David Singer: On scoring a Steppenwolf hit and more | WBEZ
Skip to main content

Jim DeRogatis

David Singer: On scoring a Steppenwolf hit and more

Here is part two of my recent chat with Chicago musician David Singer, who shares his experiences working with Steppenwolf, as well as some thoughts on indie labels vs. D.I.Y.

Singer celebrates the release of his new album “Arrows” with a show at Lincoln Hall at 8 p.m. on Thursday. (Tickets are $12, and the Interiors and Nelken open.)

Q. Let’s talk about Steppenwolf and August: Osage County. How did the scoring thing started?

A. Anna Shapiro, who is a local director of some renown, knows my music pretty well. She used songs of mine in shows of hers previously at Steppenwolf, Northwestern, and other places. She and I always talked about working together, and a show was coming up—August: Osage County –and I know [playwright] Tracy [Letts] a bit, too. They asked, “Would you be interested in doing this?” And I jumped at the chance.

The best part about it is that they gave me free reign. They said, “Here’s the show, here’s what we want to do, what do you have in mind?”  So I kind of made a pitch: “I’d like it to be like this.”  I tried to go against the grain. I said, “I don’t think it should be melodramatic; I think it should be a jazz quartet or quintet and it should sound like this.”  They told me to go ahead with it and see what I came up with. The process was really interesting. It was a long gestation. I was around for the readings before the first rehearsal started, and then working through the rehearsals. Then you go into tech week with just demos to get the timings right, and then you have two days to basically record everything to be ready for opening night. So the process was definitely different. And it turned out to be this runaway [hit]!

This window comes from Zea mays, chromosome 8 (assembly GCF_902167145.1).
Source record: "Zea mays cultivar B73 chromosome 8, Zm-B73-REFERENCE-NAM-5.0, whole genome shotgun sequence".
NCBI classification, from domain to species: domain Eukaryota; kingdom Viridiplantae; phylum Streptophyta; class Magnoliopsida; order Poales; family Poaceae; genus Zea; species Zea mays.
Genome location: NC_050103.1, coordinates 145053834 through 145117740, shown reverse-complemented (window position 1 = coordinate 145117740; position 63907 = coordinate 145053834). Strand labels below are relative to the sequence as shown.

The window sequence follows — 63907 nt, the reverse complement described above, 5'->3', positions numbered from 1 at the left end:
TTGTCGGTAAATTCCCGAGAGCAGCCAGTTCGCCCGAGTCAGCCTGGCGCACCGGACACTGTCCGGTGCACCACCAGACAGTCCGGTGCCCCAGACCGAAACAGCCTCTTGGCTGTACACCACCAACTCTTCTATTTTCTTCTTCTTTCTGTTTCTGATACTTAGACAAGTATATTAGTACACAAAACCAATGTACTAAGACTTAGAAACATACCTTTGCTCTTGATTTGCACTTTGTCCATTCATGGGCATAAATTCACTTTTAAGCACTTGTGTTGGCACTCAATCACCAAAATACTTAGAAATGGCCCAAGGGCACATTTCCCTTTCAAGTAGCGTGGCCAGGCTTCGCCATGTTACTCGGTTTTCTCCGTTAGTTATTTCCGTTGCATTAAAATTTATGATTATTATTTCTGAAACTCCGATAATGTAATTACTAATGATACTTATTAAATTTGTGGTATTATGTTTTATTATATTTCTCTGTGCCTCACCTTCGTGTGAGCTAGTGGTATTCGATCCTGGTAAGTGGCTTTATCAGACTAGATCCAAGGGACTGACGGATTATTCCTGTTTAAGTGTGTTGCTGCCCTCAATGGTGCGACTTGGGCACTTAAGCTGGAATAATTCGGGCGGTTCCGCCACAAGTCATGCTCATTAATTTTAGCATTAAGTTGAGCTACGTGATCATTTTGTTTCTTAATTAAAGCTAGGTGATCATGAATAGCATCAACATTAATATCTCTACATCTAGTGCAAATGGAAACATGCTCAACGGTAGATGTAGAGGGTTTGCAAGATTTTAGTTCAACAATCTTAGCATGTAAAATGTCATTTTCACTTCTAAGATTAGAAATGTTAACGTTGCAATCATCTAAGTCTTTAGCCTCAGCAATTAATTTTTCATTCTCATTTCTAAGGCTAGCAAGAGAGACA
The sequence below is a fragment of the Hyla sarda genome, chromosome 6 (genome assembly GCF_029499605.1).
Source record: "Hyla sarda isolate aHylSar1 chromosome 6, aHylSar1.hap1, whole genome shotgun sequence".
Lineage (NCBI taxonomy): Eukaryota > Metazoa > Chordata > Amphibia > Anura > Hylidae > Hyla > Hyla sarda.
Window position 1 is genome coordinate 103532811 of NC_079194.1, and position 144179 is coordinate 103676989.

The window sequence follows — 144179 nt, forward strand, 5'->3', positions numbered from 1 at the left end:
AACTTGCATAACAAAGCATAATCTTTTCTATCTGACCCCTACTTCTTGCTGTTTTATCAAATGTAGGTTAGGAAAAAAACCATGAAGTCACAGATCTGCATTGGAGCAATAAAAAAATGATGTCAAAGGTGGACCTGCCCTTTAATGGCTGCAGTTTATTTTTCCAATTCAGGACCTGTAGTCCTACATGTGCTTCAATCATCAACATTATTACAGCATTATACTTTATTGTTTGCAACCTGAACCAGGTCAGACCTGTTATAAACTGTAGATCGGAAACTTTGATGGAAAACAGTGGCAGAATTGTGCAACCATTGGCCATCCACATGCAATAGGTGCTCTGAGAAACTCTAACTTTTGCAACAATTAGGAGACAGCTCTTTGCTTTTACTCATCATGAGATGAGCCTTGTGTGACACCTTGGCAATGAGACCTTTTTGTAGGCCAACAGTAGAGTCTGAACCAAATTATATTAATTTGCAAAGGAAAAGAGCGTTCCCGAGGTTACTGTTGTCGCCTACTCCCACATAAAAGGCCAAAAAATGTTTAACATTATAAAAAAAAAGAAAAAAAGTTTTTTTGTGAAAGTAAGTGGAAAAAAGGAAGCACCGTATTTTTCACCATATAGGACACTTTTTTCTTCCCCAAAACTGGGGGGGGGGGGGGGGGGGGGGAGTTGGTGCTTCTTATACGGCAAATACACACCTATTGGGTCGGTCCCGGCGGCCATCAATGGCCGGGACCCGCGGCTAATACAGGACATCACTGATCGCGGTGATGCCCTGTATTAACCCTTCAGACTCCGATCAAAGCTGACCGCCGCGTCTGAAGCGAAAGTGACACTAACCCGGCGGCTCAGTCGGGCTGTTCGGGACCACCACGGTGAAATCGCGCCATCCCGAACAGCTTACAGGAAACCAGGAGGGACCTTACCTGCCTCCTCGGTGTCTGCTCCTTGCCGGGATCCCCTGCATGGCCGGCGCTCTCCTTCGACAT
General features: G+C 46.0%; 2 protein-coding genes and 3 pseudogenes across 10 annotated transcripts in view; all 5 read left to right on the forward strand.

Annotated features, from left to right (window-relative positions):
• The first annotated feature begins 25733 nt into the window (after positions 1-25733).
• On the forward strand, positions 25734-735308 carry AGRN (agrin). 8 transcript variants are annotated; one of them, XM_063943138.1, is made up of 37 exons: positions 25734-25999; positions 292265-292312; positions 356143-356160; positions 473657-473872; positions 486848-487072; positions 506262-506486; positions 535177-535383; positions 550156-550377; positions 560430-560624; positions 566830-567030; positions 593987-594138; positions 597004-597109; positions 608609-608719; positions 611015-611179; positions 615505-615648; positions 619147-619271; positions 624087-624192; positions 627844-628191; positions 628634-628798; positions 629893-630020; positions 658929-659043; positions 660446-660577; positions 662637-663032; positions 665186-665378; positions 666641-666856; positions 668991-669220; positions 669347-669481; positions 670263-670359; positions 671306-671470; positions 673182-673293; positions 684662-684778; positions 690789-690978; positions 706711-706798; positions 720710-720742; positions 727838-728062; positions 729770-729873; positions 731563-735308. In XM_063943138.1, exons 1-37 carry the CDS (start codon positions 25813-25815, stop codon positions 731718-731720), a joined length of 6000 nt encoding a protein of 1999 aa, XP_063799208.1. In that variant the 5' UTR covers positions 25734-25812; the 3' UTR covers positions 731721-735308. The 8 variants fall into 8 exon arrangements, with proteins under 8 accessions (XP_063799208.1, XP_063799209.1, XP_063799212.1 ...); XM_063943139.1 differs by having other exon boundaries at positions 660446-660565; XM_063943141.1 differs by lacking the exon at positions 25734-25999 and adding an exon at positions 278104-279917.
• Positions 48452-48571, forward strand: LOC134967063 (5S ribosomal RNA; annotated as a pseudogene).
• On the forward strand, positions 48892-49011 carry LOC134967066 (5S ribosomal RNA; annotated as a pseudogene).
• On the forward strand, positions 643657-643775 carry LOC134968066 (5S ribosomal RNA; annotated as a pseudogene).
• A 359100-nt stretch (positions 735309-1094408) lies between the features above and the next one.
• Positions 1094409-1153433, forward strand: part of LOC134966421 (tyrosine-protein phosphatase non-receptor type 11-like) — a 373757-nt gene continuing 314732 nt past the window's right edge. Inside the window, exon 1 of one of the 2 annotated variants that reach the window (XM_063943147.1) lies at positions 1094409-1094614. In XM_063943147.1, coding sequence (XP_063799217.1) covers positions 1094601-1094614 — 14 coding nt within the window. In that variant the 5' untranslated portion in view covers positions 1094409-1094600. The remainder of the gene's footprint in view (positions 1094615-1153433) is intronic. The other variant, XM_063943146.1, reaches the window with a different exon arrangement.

I’m incredibly proud of what I did, but I have no delusions about what catapulted this thing into the stratosphere. I’m glad to have been along for the ride. Tracy and Anna have been very complimentary and supportive about the music, and it was the beginning of a long relationship of me and Anna working together. I did a show with her at Steppenwolf again last year and, we’re hopefully doing one in New York in February.

Q. How is it different writing that sort of stuff versus your solo stuff?

A. First of all, with my solo stuff, there is a focus on the words. I did write a song with lyrics that made it into Osage County, and that was a big deal. There is a song on East of the Fault Line called “Little Charles,” and it was actually written for August: Osage County. The character Little Charles played and sang that on stage. That was incredibly gratifying to me, but that is an anomaly. The real difference is that you’re trying to inhabit an emotional space that the director is setting up. I’m basically working in service of someone else’s vision emotionally of what is supposed to be taking place. It also allows me to spread out even wider genre-wise than I normally would. In Osage, it was kind of bebop jazz, and then in Up, the play I did at Steppenwolf last year, I did a rinky-dink bossa nova for a lot of it. I can only imagine what the next one is; I might be working on my reggae chops!

Q. So you can become something musically that is completely different from your norm?